In his essay “De l’Imitation musicale” (“On Imitation in Music”), Berlioz discusses the imitation of the sounds of nature instrumentally and the preferred use of musical metaphors that “arouse in us by means of sound the notion of several passions of the heart, and to awaken solely through the sense of hearing, the impressions that human beings experience only through other senses.”5
A Question of Title
Interestingly, while program material frequently inspired Berlioz, he often composed the music first and his titles afterward. Many contemporary composers and songwriters in various musical genres do the same. For Pat Metheny, it’s common practice to sit with his music and then retrofit a title. In interviews he has described how he plays his compositions a while before finalizing their titles. (The song “Unity Village,” which appeared on Metheny’s debut album, Bright Size Life, previously appeared in the first edition of the Real Book under the temporary, generic title “Exercise 6.”)
Many fans of Metheny’s music say it evokes images in their minds as they listen, a phenomenon that’s somewhat of a puzzle to the composer. In an interview for the Summer 2004 issue of Berklee today, Metheny said, “It seems that early on, there was an element in my music that I wasn’t really aware of. People felt it had a cinematic quality and evoked imagery. That wasn’t intentional; the music just came out that way. It was a surprise when people started asking me about scoring movies.”6
In addition to his prodigious output as a composer of music for music’s sake, Metheny has written about 10 film scores, although he doesn’t seek out such work. “My personal view of music exists entirely within the realm of music itself,” he says. When asked to comment for this article about his approach to writing music that alludes to extra-musical things, Metheny gave a surprising reply.
I actually envy those composers or performers who
can see a beautiful sunset and are inspired by that to gather together groups of notes and then feel that the transaction with their inspiration is complete. For me, it is far more abstract. I have never been able in any practical way to make earthly result A show up as musical result B.
[There are moments when] I can sort of understand what people are talking about regarding my music having a “cinematic” effect on them as listeners. For me, the narrative, storytelling aspect of what I am interested in doing is abstract, but I would hope that if it were done in an effective enough way, it should translate to lots of different people in lots of different ways. But I also have to add that, even for me as a fan of lots of different kinds of music, there is music that I have listened to for years and years that sounds different to me every single time I put it on. I then find myself asking yet another question; “How does that variance fit in with everything?”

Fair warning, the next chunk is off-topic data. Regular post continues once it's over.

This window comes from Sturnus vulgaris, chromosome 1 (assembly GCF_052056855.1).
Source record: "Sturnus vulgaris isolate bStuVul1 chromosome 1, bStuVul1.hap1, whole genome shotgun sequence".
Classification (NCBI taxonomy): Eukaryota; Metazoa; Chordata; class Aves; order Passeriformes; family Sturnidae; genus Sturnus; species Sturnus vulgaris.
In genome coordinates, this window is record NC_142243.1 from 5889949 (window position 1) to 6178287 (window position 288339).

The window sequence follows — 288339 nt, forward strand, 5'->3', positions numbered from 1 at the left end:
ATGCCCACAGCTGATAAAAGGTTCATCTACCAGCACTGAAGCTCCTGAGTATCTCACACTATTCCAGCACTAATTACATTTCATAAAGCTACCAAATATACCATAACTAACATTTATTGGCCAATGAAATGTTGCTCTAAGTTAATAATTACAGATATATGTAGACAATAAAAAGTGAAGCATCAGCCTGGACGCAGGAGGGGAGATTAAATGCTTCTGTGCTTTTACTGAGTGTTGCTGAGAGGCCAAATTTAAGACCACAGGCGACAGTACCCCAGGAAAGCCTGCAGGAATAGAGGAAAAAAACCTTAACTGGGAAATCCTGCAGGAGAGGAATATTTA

Eliciting a Reaction
Given the variety in perceptions of listeners, there can be no intrinsic or absolute meaning for a piece of music. In the area of composing for film, however, the ideal is to elicit a near-universal reaction among an audience. A film’s visual images give an audience much more to go on than a lone title or the text of a solely instrumental programmatic piece. Still, there are endless options for matching image and music for the right emotional response.
Berklee Visiting Professor Mason Daring teaches the class “Scoring the Moment” in which he explores the relationship between music and images on the screen and the many options for a composer. As a successful film composer, Daring has scored more than 60 theatrical and TV movies as well as numerous documentaries and other projects. And he understands well the psychology of creating the right music for the screen.
“In a dramatic film, the composer has to think about who the characters are, what they represent, and whether the viewers should like them,” Daring says. “You also have to think about context. What time period is the film set in? Is the story line about robots or two people or a war? Every film has its own inherent rules regarding the score. A composer is usually about halfway through the score before he figures out what those rules are.”
Daring attests that in film scoring, the picture is supreme and leads the composer. He often uses unusual or authentic instrumentation in his scores to create the appropriate effect. Sometimes the film just calls out for it; other times the director may suggest it. “I do a lot of period movies with director John Sayles that are set in unusual times and places,” Daring says. “I’m writing a cue now for a type of Philippine lute called a hegalong for John’s new film. It’s set in 1900 in the Philippine jungle. I’ve never written for hegalong before, but it’s the appropriate instrument, and I’ll figure it out.”
In one of his classes this spring, Daring shared his thoughts on how listeners have been conditioned by how certain instruments have been used. A composer can capitalize on that. Daring described the plaintive voices of the oboe and English horn—perfect for accompanying scenes with sylvan landscapes or poignant moments. The low, woody sound of the bassoon can be perceived as ominous. “Should we blame Tchaikovsky because he used the bassoon to depict the wolf in Peter and the Wolf?” Daring asked rhetorically.